General Management

Reduce the temperature if hyperpyrexia if present and maintain fluid and electrolyte balance especially if there has been a significant fluid loss.

Monitor output. Output should be at least 30ml per hour. if hydration is inadequate and oliguria persists give frusemide 40–80mg IV STAT.

To manage convulsions: Use diazepam 0.3mg/kg IV/IM OR Rectal 0.5mg/kg OR Paraldehyde 0.2ml/kg IM.

In cases of hypoglycaemia, Monitor blood glucose regularly. Large doses of dextrose may be required 25% 2ml/kg or 50% 1ml/kg.

Anaemia: Monitor Hb regularly. Transfuse if Hb is less than 5g% AND patient develops cardiorespiratory distress (grunting, nasal flaring, chest indrawing, heart failure).

Check blood slide for malaria parasites daily to confirm if parasitaemia is falling.

Specific Management

The management of adults with severe malaria must be appropriate to each complication that develops. Quinine is not contraindicated in pregnancy. Fluid and antimalaria drugs are given for children.

IV quinine should be given as follows:

First dose 20mg/kg in ½ litre of fluid in 5% dextrose given over 4 hours (max 1,200mg). Then give 10mg/kg in ½ litre of fluid over 4 hours (max 600mg) 8 hours after commencing the initial dose. Repeat 10mg/kg 8 hourly until the patient can take orally.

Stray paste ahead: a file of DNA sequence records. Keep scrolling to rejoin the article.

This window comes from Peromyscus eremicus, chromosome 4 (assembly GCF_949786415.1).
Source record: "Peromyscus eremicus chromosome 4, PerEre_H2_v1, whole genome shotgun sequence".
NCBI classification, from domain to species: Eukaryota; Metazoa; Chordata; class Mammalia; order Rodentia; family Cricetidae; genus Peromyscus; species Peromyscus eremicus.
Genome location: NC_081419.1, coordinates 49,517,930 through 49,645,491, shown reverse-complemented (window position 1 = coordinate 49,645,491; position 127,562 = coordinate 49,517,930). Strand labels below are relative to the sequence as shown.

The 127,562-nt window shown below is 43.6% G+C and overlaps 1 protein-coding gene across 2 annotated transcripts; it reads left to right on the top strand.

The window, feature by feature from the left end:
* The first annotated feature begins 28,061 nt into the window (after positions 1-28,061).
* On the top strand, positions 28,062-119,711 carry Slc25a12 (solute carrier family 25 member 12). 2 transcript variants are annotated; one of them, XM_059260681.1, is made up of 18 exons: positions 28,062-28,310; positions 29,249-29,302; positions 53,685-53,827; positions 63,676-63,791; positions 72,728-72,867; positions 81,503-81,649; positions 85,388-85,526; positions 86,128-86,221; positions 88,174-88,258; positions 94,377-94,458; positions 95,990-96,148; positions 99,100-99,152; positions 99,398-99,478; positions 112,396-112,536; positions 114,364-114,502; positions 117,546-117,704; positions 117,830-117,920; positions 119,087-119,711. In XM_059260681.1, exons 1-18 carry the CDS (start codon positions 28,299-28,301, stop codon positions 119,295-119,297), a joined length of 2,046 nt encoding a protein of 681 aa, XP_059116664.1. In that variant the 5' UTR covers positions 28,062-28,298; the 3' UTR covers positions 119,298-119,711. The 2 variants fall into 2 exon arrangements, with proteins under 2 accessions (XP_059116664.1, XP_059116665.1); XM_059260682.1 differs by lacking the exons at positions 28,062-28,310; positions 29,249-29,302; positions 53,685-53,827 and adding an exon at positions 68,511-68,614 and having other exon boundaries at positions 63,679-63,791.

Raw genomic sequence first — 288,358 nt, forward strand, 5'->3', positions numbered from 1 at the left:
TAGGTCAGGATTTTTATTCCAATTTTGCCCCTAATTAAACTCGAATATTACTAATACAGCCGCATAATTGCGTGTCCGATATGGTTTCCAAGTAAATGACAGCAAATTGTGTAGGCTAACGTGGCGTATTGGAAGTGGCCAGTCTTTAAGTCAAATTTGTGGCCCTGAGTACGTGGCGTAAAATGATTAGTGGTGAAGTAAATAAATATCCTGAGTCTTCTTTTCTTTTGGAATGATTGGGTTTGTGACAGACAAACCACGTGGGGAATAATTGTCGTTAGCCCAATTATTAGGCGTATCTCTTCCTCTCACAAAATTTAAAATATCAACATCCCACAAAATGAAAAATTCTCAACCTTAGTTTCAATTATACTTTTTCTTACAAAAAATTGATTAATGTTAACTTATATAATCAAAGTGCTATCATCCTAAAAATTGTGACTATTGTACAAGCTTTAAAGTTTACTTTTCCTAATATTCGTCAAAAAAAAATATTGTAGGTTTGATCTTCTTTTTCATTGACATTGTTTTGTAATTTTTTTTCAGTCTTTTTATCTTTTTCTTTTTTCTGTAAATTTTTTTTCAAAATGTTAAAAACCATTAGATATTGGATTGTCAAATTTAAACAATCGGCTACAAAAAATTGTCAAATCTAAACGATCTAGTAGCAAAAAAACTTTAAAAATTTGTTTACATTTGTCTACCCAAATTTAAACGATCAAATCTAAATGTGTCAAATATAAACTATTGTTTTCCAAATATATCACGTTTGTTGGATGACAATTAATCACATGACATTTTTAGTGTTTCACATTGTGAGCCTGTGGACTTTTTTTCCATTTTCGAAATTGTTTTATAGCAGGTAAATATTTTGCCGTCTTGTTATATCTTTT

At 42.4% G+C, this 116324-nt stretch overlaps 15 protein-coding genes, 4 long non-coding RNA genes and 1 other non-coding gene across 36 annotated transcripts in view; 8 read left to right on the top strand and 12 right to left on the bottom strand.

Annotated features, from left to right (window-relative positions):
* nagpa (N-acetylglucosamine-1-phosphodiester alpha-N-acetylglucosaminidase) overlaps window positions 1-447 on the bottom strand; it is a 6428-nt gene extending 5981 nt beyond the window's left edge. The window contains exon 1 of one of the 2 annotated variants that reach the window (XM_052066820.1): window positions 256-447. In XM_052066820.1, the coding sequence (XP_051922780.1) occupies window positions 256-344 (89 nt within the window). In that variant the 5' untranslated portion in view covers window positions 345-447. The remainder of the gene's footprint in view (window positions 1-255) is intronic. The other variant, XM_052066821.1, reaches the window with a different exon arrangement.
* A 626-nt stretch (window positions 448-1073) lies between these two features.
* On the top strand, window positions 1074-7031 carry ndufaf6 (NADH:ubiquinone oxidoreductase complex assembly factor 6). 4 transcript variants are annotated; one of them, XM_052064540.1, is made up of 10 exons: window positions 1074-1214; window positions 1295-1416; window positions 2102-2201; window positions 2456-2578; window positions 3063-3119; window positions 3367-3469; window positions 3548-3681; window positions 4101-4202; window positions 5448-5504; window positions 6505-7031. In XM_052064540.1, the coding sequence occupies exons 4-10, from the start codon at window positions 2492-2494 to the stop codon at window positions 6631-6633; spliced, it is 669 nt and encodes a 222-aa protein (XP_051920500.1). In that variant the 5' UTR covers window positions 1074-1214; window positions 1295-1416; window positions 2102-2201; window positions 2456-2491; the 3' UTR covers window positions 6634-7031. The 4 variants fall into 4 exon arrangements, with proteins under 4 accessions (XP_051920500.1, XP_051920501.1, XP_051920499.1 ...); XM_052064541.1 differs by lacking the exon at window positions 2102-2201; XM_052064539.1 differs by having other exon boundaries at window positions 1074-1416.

Change to oral AL full dose or oral quinine to complete 7 days of therapy. Assess fluid regularly, including urine output.

Monitoring response

It is similar to that for children, with special attention to the complications. If the patient cannot be weighed, the loading dose should be 900mg, followed by 600mg 8 hourly.

Monitor for and correct hypoglycaemia with 50% dextrose (1ml/kg). NB: Each infusion of quinine should be given over 4 hours.

Use quinine IM if IV drip cannot be monitored or fail to get IV access. Quinine hydrochloride may be given IM in emergencies

The dose for adults above 60kg should not exceed 600mg. Quinine hydrochloride may be given IM in emergencies.

Oral quinine may be introduced intragastrically by NG tube in situations when parenteral quinine is not available.
Look out for renal failure.

Chemoprophylaxis

Anti-malaria prophylaxis should be given to the following groups when going to malaria-prone areas. All non-immune visitors to malarious areas;

Long-term residence >4 weeks
Short-term residence <4 weeks

Patient with sickle cell disease and thalassaemia

Children with impaired immunity (e.g., HIV, leukaemia)

Patients with hyperimmune malaria syndrome, leukaemia or splenectomy

Pregnant women (minimum of 2 IPT doses a month apart)

Chemoprophylaxis regimen

Current recommended antimalarial prophylaxis for those at risk is mefloquine 250mg given weekly starting 2 weeks before travel to a malaria endemic area and continued for up to 4 weeks after return to a non malarious area.

Patient Education

Seek early treatment for fever.

Cover exposed skin in the evenings.

use long-lasting insecticide-treated nets (LLINs).

As a community, participate in indoor residual spraying (IRS) in epidemic-prone areas